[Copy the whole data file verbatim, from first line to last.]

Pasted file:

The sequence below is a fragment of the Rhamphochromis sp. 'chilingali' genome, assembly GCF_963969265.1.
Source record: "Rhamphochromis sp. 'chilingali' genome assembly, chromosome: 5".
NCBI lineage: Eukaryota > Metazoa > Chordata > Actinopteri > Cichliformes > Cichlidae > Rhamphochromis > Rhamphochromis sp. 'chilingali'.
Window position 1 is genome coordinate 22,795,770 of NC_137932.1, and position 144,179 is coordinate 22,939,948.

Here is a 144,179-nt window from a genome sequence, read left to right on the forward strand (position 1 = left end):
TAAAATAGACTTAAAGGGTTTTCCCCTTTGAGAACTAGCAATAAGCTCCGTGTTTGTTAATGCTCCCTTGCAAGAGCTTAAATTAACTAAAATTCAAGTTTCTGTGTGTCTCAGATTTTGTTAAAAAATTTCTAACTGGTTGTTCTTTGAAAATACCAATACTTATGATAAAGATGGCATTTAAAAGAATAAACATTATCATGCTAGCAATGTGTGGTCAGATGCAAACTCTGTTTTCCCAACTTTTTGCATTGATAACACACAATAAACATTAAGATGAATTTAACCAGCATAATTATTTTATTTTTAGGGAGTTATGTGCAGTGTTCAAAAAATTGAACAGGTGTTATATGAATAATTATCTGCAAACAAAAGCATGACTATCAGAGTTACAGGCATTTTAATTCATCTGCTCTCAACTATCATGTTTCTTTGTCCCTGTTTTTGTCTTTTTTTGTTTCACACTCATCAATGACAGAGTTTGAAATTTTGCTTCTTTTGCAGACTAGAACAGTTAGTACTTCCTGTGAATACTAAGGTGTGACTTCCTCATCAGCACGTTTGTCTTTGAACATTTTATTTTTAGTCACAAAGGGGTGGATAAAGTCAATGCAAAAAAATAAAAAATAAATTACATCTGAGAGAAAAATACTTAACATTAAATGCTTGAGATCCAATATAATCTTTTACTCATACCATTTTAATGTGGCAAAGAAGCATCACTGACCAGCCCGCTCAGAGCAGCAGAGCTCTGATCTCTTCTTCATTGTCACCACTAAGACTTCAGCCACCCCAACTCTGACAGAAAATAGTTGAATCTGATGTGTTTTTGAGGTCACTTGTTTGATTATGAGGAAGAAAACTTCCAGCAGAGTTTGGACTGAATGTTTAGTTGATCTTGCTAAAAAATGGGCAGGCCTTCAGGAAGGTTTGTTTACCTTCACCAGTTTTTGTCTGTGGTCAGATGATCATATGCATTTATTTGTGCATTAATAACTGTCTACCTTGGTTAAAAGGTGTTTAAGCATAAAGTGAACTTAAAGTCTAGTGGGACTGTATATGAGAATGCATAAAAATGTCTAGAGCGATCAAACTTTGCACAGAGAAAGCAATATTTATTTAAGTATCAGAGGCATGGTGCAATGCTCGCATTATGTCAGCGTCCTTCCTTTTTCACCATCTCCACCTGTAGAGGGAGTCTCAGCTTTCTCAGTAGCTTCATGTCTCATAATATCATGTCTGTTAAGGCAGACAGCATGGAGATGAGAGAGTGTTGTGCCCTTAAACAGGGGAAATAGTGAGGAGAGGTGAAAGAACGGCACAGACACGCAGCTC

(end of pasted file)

The sequence below is a fragment of the Rhamphochromis sp. 'chilingali' genome, assembly GCF_963969265.1.
Source record: "Rhamphochromis sp. 'chilingali' genome assembly, chromosome: 5".
NCBI lineage: Eukaryota > Metazoa > Chordata > Actinopteri > Cichliformes > Cichlidae > Rhamphochromis > Rhamphochromis sp. 'chilingali'.
Window position 1 is genome coordinate 22,795,770 of NC_137932.1, and position 144,179 is coordinate 22,939,948.

Here is a 144,179-nt window from a genome sequence, read left to right on the forward strand (position 1 = left end):
TAAAATAGACTTAAAGGGTTTTCCCCTTTGAGAACTAGCAATAAGCTCCGTGTTTGTTAATGCTCCCTTGCAAGAGCTTAAATTAACTAAAATTCAAGTTTCTGTGTGTCTCAGATTTTGTTAAAAAATTTCTAACTGGTTGTTCTTTGAAAATACCAATACTTATGATAAAGATGGCATTTAAAAGAATAAACATTATCATGCTAGCAATGTGTGGTCAGATGCAAACTCTGTTTTCCCAACTTTTTGCATTGATAACACACAATAAACATTAAGATGAATTTAACCAGCATAATTATTTTATTTTTAGGGAGTTATGTGCAGTGTTCAAAAAATTGAACAGGTGTTATATGAATAATTATCTGCAAACAAAAGCATGACTATCAGAGTTACAGGCATTTTAATTCATCTGCTCTCAACTATCATGTTTCTTTGTCCCTGTTTTTGTCTTTTTTTGTTTCACACTCATCAATGACAGAGTTTGAAATTTTGCTTCTTTTGCAGACTAGAACAGTTAGTACTTCCTGTGAATACTAAGGTGTGACTTCCTCATCAGCACGTTTGTCTTTGAACATTTTATTTTTAGTCACAAAGGGGTGGATAAAGTCAATGCAAAAAAATAAAAAATAAATTACATCTGAGAGAAAAATACTTAACATTAAATGCTTGAGATCCAATATAATCTTTTACTCATACCATTTTAATGTGGCAAAGAAGCATCACTGACCAGCCCGCTCAGAGCAGCAGAGCTCTGATCTCTTCTTCATTGTCACCACTAAGACTTCAGCCACCCCAACTCTGACAGAAAATAGTTGAATCTGATGTGTTTTTGAGGTCACTTGTTTGATTATGAGGAAGAAAACTTCCAGCAGAGTTTGGACTGAATGTTTAGTTGATCTTGCTAAAAAATGGGCAGGCCTTCAGGAAGGTTTGTTTACCTTCACCAGTTTTTGTCTGTGGTCAGATGATCATATGCATTTATTTGTGCATTAATAACTGTCTACCTTGGTTAAAAGGTGTTTAAGCATAAAGTGAACTTAAAGTCTAGTGGGACTGTATATGAGAATGCATAAAAATGTCTAGAGCGATCAAACTTTGCACAGAGAAAGCAATATTTATTTAAGTATCAGAGGCATGGTGCAATGCTCGCATTATGTCAGCGTCCTTCCTTTTTCACCATCTCCACCTGTAGAGGGAGTCTCAGCTTTCTCAGTAGCTTCATGTCTCATAATATCATGTCTGTTAAGGCAGACAGCATGGAGATGAGAGAGTGTTGTGCCCTTAAACAGGGGAAATAGTGAGGAGAGGTGAAAGAACGGCACAGACACGCAGCTC